Life does not always provide us exactly what we want, what we think we need, or what we believe we deserve.
We need to teach students how to overcome difficulties that inevitable occur on a small, day-to-day level, as well as on the larger-scale.
We need to teach our students how to handle disappointment.
There's an element of mental toughness that is required to handle those disappointments. Recognizing grit as a characteristic allows us, as educators, to help develop and forge this quality through the experiences our students face.
Sarah Lewis, bestselling author of The Rise: Creativity, the Gift of Failure, and the Search for Mastery, said:
"Grit is not just simple elbow-grease term for rugged persistence. It is an often invisible display of endurance that lets you stay in an uncomfortable place, work hard to improve upon a given interest, and do it again and again."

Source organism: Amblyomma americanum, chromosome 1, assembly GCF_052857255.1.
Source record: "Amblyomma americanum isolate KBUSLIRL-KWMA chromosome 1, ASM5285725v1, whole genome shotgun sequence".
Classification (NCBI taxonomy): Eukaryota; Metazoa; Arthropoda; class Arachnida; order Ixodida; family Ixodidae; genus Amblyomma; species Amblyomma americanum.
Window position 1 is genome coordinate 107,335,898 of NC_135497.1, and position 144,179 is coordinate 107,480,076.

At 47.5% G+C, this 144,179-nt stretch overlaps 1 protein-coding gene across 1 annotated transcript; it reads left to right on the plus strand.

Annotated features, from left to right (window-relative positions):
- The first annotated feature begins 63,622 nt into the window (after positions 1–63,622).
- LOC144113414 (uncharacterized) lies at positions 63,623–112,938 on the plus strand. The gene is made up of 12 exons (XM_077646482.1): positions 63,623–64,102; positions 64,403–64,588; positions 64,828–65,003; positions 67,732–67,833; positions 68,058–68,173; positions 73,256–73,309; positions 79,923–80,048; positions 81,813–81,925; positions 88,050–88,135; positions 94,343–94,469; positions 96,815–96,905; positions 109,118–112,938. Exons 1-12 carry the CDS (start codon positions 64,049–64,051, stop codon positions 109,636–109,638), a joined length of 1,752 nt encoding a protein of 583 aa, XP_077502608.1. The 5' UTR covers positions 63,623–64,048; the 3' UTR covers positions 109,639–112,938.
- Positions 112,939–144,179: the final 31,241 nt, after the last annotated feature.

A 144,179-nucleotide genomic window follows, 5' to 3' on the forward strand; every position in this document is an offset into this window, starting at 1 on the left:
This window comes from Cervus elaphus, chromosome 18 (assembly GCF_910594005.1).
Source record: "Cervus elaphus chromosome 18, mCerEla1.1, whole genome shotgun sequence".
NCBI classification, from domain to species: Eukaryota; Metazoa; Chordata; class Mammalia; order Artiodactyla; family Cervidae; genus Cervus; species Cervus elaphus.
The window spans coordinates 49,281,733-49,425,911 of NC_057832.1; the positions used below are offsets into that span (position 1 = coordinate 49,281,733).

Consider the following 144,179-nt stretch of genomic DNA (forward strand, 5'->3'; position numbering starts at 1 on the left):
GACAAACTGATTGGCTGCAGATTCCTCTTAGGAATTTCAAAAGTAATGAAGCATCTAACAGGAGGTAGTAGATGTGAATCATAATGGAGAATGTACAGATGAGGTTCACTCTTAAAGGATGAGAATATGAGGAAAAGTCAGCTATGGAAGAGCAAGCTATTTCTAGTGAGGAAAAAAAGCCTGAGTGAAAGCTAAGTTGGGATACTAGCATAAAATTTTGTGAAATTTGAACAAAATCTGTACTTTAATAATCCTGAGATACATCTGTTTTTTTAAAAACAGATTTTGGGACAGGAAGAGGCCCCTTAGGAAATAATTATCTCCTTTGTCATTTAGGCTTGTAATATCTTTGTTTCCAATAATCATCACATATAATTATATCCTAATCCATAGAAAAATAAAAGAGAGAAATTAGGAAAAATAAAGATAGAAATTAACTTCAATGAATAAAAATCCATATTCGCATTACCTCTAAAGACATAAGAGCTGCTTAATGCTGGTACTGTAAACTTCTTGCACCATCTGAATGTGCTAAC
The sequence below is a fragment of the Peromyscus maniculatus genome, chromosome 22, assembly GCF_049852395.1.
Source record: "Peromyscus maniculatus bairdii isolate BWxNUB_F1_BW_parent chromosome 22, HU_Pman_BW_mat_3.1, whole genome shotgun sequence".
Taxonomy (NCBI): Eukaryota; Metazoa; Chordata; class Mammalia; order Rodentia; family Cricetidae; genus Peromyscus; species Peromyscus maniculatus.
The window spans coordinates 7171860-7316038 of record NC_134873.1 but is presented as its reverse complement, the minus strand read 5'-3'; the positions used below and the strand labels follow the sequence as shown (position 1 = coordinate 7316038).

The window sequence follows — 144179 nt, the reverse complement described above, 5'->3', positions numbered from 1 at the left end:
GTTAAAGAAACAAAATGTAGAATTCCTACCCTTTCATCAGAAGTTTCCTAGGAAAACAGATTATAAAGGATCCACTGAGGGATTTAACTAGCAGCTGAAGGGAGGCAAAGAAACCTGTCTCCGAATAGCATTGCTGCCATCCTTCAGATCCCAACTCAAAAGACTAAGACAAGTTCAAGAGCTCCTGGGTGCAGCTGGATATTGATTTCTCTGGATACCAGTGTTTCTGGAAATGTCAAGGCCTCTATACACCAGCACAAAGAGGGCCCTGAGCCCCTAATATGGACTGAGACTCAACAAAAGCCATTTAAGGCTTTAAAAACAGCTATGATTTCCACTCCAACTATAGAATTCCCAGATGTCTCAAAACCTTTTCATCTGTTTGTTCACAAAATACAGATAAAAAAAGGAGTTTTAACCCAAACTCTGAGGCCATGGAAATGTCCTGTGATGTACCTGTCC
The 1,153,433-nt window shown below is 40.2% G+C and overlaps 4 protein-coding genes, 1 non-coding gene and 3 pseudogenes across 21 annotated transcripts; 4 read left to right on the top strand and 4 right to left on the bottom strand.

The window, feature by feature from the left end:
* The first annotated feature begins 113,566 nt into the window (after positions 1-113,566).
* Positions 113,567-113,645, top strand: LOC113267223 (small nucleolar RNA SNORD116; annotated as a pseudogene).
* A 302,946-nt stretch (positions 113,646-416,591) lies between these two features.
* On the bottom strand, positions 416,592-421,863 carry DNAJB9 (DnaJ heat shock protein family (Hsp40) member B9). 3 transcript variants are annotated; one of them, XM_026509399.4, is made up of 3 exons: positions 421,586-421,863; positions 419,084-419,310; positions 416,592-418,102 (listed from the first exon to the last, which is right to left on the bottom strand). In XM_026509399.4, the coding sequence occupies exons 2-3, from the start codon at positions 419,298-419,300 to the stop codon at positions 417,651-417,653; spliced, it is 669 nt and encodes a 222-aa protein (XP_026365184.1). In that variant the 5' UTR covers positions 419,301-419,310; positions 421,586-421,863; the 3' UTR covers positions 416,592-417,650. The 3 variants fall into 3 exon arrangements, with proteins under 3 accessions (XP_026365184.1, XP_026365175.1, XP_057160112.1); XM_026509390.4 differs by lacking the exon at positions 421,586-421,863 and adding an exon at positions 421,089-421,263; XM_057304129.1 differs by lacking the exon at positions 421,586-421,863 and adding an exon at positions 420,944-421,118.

Sarah is an Asst. Professor of History of Art and Architecture and African American Studies at a well-known school named Harvard University, where she earned her bachelor's degree. Her quote about grit sounds very similar to what is known as a #GrowthMindset, which embraces challenges as opportunities to grow and learn.
Overlooking the importance of our students developing grit is a failure to prepare them for the real-world. And more importantly, if our students never have an opportunity to fail, they won't ever have the opportunity to develop grit.
The definition of grit (noun) is "courage and resolve; strength of character."
Try and convince me all students don't need it.
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The opinions shared in this blog belong to Craig Smith and do not represent the school or district in which he works.